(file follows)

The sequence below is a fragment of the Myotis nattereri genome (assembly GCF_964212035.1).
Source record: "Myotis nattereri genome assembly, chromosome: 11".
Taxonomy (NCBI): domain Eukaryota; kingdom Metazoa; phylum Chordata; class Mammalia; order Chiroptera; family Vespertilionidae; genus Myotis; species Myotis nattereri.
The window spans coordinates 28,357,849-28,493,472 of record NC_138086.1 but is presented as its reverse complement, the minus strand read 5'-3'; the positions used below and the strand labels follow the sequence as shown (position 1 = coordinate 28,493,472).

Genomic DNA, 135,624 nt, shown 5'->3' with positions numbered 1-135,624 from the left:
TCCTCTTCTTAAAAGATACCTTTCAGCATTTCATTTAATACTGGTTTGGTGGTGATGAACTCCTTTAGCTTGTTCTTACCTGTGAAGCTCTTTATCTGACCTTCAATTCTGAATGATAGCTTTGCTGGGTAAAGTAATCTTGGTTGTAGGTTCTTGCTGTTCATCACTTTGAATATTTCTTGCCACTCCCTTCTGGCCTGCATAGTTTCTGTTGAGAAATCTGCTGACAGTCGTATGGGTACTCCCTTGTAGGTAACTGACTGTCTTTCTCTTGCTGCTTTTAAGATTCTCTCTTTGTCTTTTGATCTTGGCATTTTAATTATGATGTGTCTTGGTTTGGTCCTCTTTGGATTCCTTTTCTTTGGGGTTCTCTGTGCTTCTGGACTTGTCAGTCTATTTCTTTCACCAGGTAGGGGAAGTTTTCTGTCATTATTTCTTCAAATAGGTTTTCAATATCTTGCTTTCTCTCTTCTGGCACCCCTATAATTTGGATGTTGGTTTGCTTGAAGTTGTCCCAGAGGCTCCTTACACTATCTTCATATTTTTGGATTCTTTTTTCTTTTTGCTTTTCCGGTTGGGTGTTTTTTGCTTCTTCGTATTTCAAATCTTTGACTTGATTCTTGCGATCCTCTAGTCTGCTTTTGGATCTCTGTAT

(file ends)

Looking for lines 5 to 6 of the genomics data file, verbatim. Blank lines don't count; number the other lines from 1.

Genomic DNA, 135,624 nt, shown 5'->3' with positions numbered 1-135,624 from the left:
TCCTCTTCTTAAAAGATACCTTTCAGCATTTCATTTAATACTGGTTTGGTGGTGATGAACTCCTTTAGCTTGTTCTTACCTGTGAAGCTCTTTATCTGACCTTCAATTCTGAATGATAGCTTTGCTGGGTAAAGTAATCTTGGTTGTAGGTTCTTGCTGTTCATCACTTTGAATATTTCTTGCCACTCCCTTCTGGCCTGCATAGTTTCTGTTGAGAAATCTGCTGACAGTCGTATGGGTACTCCCTTGTAGGTAACTGACTGTCTTTCTCTTGCTGCTTTTAAGATTCTCTCTTTGTCTTTTGATCTTGGCATTTTAATTATGATGTGTCTTGGTTTGGTCCTCTTTGGATTCCTTTTCTTTGGGGTTCTCTGTGCTTCTGGACTTGTCAGTCTATTTCTTTCACCAGGTAGGGGAAGTTTTCTGTCATTATTTCTTCAAATAGGTTTTCAATATCTTGCTTTCTCTCTTCTGGCACCCCTATAATTTGGATGTTGGTTTGCTTGAAGTTGTCCCAGAGGCTCCTTACACTATCTTCATATTTTTGGATTCTTTTTTCTTTTTGCTTTTCCGGTTGGGTGTTTTTTGCTTCTTCGTATTTCAAATCTTTGACTTGATTCTTGCGATCCTCTAGTCTGCTTTTGGATCTCTGTAT